“Religion and culture are the identity of any country. Attacking that is a crime. Without our culture and religion, we will lose our existence,” writes Adhikari, as he accuses Christian missionaries of making religion a business and converting gullible Nepalis. The group, which has been active for five years, has members from all walks of life, from students to aspiring politicians.
Asked about the consequences of online rifts and if they could lead to a religious conflict, Adhikari acknowledges the possibility but again blames Christianity followers who, he speculates, could lead physical attacks against Hindus when their reasoning fails. “We don’t need weapons to fight this war,” Adhikari says. “If we make all Nepalis aware and expose these head-counting missionaries, we will win.”
Social media, especially Facebook, has turned into a battleground between Nepali youths of different religions. A quick Facebook search will take readers to dozens of these groups, moderated by young users, who use the safety of anonymity and distance to spew hatred and incite violence.
Ram Krishna Upadhyaya, president of Hindu Jagaran Nepal, says Nepal is inherently a Hindu country and the only country in the world that deserves the title. The government has to listen to the majority if it wants to maintain peace and harmony. If Nepal becomes a Hindu state, it would be a matter of pride not only for Nepali Hindus but also for Hindus around the world. The youth of Nepal, Upadhyaya adds, are ready to struggle for it.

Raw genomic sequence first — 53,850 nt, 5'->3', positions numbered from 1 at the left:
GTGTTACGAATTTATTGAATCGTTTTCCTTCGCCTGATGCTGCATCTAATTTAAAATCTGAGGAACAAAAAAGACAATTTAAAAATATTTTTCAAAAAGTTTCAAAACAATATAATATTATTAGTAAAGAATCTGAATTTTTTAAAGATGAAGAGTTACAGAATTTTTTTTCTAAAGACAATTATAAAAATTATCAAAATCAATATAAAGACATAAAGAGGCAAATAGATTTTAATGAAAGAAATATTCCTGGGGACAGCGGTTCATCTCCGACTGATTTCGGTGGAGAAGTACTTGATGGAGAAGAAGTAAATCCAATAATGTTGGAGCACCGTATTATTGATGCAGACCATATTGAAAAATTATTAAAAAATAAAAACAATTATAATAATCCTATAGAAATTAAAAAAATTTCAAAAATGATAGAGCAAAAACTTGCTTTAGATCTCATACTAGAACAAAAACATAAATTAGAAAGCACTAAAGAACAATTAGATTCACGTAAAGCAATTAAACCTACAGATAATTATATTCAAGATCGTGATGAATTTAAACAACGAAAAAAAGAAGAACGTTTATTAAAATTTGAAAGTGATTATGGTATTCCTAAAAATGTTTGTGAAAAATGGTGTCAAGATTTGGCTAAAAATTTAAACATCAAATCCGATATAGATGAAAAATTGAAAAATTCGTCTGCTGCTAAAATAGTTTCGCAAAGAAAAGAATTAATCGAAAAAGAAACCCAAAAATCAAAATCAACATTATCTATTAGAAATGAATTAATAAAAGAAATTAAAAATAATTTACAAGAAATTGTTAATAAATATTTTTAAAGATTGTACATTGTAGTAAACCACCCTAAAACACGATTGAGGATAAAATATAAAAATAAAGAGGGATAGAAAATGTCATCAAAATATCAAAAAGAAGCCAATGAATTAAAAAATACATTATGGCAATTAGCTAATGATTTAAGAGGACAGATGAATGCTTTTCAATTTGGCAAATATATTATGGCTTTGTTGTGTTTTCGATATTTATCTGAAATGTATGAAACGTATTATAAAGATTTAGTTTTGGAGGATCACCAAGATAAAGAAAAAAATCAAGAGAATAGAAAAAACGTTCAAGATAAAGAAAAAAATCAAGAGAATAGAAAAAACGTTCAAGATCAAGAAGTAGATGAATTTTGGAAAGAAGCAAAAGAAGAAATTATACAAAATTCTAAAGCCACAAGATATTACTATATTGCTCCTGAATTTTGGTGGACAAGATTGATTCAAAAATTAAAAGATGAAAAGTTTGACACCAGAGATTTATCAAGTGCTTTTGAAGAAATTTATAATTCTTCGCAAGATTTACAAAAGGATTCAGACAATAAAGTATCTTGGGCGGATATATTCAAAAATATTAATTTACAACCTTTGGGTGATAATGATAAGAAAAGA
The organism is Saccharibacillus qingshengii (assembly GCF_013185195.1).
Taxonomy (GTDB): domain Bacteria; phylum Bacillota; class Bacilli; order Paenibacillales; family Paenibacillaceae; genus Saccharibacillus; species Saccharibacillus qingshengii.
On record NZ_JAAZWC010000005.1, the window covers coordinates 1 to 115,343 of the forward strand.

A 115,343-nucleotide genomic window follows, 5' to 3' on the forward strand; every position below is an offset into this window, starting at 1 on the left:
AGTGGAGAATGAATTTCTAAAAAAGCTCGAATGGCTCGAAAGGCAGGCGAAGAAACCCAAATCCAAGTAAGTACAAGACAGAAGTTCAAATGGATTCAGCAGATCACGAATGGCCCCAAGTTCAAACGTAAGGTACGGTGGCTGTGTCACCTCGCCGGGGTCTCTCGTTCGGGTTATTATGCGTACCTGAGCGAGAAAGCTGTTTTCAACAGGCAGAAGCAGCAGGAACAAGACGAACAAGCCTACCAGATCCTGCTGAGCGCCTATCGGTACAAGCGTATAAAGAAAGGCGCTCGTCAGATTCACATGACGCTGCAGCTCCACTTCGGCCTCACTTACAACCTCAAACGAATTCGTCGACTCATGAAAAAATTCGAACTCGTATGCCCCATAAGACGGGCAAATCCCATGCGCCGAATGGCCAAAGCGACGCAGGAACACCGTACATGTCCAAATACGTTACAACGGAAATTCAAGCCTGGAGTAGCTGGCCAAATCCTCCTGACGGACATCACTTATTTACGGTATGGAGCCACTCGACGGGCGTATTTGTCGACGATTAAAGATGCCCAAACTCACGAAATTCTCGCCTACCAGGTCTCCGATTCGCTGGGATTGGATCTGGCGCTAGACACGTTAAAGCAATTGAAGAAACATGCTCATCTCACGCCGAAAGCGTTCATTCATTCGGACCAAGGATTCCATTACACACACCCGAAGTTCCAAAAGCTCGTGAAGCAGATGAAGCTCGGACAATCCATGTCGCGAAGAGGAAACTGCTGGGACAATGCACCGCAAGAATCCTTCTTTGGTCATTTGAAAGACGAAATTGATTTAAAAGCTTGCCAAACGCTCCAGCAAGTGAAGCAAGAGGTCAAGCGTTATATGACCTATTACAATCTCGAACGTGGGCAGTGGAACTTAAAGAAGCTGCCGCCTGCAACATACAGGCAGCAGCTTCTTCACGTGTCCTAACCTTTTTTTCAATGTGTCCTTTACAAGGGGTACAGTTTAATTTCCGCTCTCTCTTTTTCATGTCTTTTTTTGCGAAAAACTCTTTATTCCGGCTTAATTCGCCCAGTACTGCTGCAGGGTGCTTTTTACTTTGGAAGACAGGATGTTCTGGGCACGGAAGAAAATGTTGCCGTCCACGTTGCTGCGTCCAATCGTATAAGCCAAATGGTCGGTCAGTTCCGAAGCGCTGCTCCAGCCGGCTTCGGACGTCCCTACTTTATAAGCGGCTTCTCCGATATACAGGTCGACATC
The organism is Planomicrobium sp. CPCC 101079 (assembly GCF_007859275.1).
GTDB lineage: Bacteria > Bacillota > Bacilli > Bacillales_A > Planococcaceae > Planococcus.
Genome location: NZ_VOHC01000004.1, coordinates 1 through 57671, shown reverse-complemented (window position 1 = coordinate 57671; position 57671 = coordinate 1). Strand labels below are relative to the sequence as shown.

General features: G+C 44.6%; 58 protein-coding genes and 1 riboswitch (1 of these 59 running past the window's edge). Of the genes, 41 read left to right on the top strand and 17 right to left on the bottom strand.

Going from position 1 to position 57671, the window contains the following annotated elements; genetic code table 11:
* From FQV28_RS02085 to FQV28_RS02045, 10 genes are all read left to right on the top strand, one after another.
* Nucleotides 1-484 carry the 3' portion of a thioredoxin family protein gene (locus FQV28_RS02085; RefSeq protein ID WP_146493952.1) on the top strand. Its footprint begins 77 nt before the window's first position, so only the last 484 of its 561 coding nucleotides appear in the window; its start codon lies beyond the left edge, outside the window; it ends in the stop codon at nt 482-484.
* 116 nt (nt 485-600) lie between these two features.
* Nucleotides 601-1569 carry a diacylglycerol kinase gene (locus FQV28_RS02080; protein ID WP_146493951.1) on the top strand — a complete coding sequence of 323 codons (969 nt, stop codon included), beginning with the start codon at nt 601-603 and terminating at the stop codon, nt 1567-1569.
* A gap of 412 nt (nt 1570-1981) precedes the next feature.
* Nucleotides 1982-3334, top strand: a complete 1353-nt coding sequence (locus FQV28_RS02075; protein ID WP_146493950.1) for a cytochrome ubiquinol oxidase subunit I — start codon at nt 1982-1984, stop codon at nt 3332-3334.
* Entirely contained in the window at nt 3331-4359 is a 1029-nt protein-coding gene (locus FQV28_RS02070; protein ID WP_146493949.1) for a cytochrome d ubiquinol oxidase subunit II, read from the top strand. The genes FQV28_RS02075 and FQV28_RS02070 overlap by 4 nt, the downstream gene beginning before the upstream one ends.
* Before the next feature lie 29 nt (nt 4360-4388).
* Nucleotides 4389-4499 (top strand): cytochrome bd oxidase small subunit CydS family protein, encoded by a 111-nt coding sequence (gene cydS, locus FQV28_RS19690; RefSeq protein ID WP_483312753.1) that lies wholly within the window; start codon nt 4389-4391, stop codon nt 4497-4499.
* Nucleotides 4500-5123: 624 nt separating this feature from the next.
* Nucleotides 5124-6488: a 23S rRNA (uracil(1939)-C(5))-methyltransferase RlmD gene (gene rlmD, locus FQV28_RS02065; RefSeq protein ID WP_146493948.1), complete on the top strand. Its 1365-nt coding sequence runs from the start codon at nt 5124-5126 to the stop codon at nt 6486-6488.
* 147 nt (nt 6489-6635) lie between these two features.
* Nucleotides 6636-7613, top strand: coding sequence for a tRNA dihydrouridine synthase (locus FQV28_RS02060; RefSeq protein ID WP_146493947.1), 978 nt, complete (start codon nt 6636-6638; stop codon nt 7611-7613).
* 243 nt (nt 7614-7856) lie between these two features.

Upadhyaya goes on to say that if the ‘forced’ conversion of Hindus goes unchecked, Hindu groups might have to take matters into their own hands to protect the ancient religion. “We see lots of new converts influenced by money from external forces who are trying to discredit our religion. If this continues, there might be a war,” Upadhyaya warns, adding that there have been some physical retribution against other religions in parts of the country. “This is an international tactic, including by the US, to create a war zone in the country to serve their purposes. We don’t need other religions here.”
Singer turned politician Sanjaya Shrestha has an even more radical line. “The Christians here are supported by dollars,” Shrestha claims. “A lot of money was spent by external forces to undo the Hindu kingdom.” A local level candidate for the RPP in 2013, Shrestha, still considered a youth leader, is most critical of the communist government, especially the Maoists.